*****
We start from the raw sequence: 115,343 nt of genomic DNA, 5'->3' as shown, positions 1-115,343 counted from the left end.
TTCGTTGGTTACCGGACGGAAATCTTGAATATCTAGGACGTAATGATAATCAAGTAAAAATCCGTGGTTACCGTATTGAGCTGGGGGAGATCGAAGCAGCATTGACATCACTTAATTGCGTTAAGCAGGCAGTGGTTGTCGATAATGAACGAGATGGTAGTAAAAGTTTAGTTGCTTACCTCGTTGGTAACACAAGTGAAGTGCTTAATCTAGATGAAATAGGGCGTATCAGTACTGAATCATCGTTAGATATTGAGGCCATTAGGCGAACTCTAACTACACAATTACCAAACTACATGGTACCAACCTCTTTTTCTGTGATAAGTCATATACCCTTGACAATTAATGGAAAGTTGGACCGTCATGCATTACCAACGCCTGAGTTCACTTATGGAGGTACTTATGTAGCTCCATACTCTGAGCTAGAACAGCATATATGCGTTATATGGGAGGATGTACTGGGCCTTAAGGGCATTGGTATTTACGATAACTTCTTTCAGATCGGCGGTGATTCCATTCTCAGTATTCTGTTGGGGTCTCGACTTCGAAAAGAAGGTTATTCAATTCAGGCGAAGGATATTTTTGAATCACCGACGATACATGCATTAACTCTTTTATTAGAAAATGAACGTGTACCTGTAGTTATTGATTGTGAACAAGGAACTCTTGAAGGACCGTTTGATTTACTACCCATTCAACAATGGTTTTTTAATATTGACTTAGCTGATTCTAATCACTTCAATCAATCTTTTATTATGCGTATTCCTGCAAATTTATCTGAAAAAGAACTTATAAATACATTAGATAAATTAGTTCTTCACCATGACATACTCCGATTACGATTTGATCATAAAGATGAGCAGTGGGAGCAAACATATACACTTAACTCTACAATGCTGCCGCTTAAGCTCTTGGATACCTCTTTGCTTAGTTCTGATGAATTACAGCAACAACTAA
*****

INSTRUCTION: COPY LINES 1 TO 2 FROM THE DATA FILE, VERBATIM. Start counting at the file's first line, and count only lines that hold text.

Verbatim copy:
We start from the raw sequence: 115,343 nt of genomic DNA, 5'->3' as shown, positions 1-115,343 counted from the left end.
TTCGTTGGTTACCGGACGGAAATCTTGAATATCTAGGACGTAATGATAATCAAGTAAAAATCCGTGGTTACCGTATTGAGCTGGGGGAGATCGAAGCAGCATTGACATCACTTAATTGCGTTAAGCAGGCAGTGGTTGTCGATAATGAACGAGATGGTAGTAAAAGTTTAGTTGCTTACCTCGTTGGTAACACAAGTGAAGTGCTTAATCTAGATGAAATAGGGCGTATCAGTACTGAATCATCGTTAGATATTGAGGCCATTAGGCGAACTCTAACTACACAATTACCAAACTACATGGTACCAACCTCTTTTTCTGTGATAAGTCATATACCCTTGACAATTAATGGAAAGTTGGACCGTCATGCATTACCAACGCCTGAGTTCACTTATGGAGGTACTTATGTAGCTCCATACTCTGAGCTAGAACAGCATATATGCGTTATATGGGAGGATGTACTGGGCCTTAAGGGCATTGGTATTTACGATAACTTCTTTCAGATCGGCGGTGATTCCATTCTCAGTATTCTGTTGGGGTCTCGACTTCGAAAAGAAGGTTATTCAATTCAGGCGAAGGATATTTTTGAATCACCGACGATACATGCATTAACTCTTTTATTAGAAAATGAACGTGTACCTGTAGTTATTGATTGTGAACAAGGAACTCTTGAAGGACCGTTTGATTTACTACCCATTCAACAATGGTTTTTTAATATTGACTTAGCTGATTCTAATCACTTCAATCAATCTTTTATTATGCGTATTCCTGCAAATTTATCTGAAAAAGAACTTATAAATACATTAGATAAATTAGTTCTTCACCATGACATACTCCGATTACGATTTGATCATAAAGATGAGCAGTGGGAGCAAACATATACACTTAACTCTACAATGCTGCCGCTTAAGCTCTTGGATACCTCTTTGCTTAGTTCTGATGAATTACAGCAACAACTAA